Actually I kinda like my solution. But because I invented it without a real deep understanding of Markov Chains I didn't want to say "trust me - this'll work".

]]>Still working within the problem.

Hopefully other members will have some interesting ideas.

]]>Remember that we're only worrying about current large car owners who'll have a large car in eight years time.

I will try and fiddle with it because as long as the elements in each row add to 1, I can indicate what I did is correct.

I'll wait and see what other forum members say.

Once again, MathsIsFun, thank you!

]]>But we are looking at a large population here, I imagine, who are changing their cars every day.

Possible future for Large Car Owners (Year 0,3 and 6):

LLL

LLS

LSL

LSS

The question is for just one car owner, though. But it does not say how long the owner has had his present car.

So, he/she may exchange his car later today! Or not for 3 years.

]]> Large Small

Large [ 0.60 0.40 ]

Small [ 0.25 0.75 ]

There are two possible ways for a large car owner to own a large car in six years:

A) Someone has a large car now, buys a large car after three years, buys another large car after six years

B) Someone has a large car now, buys a small car after three years, buys another large car after six years

Therefore the probability is P(LL)P(LL) + P(LS)P(SL) = 23/50 like I suspected.

Maybe it's wrong; maybe it's right. ???

]]>It's funny because there are two ways of doing it, viz:

http://ceee.rice.edu/Books/LA/markov/

http://ceee.rice.edu/Books/LA/markov/

Which one do you think sounds better?

]]>P^3 = [0.6 0.25]

[0.4 0.75]

It is (approximately):

[0.818 0.114]

[0.182 0.886]

So, what is P^6 ?

[0.460 0.338]

[0.540 0.662]

And P^8 is:

[0.422 0.362]

[0.578 0.638]

And P^9 is

[0.411 0.369]

[0.589 0.631]

There is some drift due to calculation accuracy, but if you worked P out more accurately you may have something workable. But there may well be a rigorous way to do this rather than my "hey, lets use Excel and see what we get" approach

]]>But would that limit accuracy? Because I believe the transition matrix refers to three year intervals only. I will type the question word-for-word to clarify things.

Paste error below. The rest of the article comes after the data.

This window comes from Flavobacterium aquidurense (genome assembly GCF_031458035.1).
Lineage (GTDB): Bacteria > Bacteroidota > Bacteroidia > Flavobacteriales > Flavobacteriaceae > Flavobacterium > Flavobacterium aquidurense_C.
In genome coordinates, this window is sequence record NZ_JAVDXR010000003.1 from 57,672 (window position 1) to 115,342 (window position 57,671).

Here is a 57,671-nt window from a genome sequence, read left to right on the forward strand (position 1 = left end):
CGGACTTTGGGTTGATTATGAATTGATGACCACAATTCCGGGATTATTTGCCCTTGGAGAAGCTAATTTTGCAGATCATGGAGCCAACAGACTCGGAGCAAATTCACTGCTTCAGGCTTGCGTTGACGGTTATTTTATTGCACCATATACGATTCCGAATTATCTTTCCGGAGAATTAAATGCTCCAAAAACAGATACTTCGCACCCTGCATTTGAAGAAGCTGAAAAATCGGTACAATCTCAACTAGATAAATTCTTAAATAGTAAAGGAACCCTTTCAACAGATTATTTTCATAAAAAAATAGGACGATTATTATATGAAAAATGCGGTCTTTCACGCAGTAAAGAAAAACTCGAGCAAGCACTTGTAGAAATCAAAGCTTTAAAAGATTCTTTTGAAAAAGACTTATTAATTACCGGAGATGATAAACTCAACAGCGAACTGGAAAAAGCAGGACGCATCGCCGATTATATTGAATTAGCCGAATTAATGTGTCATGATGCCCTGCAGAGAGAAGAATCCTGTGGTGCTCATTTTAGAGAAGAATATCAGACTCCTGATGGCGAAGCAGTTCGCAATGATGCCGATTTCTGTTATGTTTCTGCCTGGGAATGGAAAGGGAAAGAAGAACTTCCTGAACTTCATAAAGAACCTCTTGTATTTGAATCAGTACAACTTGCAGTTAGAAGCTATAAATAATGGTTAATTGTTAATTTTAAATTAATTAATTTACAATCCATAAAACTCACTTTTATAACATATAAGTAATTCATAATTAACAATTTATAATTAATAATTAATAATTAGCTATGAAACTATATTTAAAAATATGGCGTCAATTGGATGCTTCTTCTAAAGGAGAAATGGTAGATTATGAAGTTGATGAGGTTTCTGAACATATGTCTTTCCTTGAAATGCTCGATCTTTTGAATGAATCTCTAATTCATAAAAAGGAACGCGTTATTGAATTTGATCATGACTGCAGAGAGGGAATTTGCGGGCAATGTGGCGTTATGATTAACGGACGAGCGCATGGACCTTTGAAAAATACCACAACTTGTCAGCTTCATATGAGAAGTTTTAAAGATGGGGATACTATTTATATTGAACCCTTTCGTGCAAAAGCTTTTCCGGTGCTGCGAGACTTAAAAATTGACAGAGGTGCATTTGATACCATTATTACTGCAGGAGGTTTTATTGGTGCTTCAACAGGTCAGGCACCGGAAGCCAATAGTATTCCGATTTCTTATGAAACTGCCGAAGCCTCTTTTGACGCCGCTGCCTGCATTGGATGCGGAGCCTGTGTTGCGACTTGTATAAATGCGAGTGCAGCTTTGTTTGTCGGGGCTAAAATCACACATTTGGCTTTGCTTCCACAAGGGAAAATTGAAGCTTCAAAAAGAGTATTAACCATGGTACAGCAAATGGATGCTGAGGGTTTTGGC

"Market analysis in a certain region has established that, on average, a new car is purchased every three years. With respect to those changing cars, the buying patterns are described by the matrix:

Large Small

Large [ 60% 40% ]

small [ 25% 75% ]

a) Rewrite the matrix as a probability matrix

b) Find the probability that a person who now owns a large car will own a large car in eight years' time."

]]>... you could cheat and work out the probabilites at 6 and 9 and ratio in between.

Or, you could work out an equivalent matrix that works on 1 year intervals.

In other words, what is the Matrix "P" where:

P^3 = [0.6 0.25]

[0.4 0.75]

(This is just an off-the-cuff idea, may not be rigorous)

]]>Cheers,

Kris

]]>Markov chains are not my specialty, I am hoping that Milos or one of the other members is better versed in these than I am.

Having said that, I think your probability matrix needs to be transposed:

L S

S = L [ 0.6 0.25 ]

S [ 0.4 0.75 ]

So, if someone owns a large car at time 0 we will have

x(0) = [1]

[0]

at time 1 (3 years hence):

x(1) = [ 0.6 0.25 ] [1] = [0.6]

[ 0.4 0.75 ] [0] [0.4]

at time 2 (6 years hence):

x(2) = [ 0.6 0.25 ]^2 [1] = [ 0.46 0.3375 ] [1] = [0.46]

[ 0.4 0.75 ] [0] [ 0.54 0.6625 ] [0] [0.54]

(Which has the values you had already mentioned)

]]>[ 23/50 27/50 ]

[ 27/80 53/80 ]

So after six years the probability of someone currently owning a large car and still owning one is 23/50 or 46%.

]]>I have come across a question that says market analysis has established that, on average, a new car is purchased every three years. Buying patterns are described by the matrix:

Large Small

Large[ 60% 40% ]

Small[ 25% 75% ]

Am I correct in saying that the probability matrix can be re-written as....

L S

S = L [ 0.6 0.4 ]

S [ 0.25 0.75 ]

In addition, how would I calculate the probability of someone owning a large car still owning a large car in eight years' time, considering that the problem itself deals with car purchases every three years on average?

]]>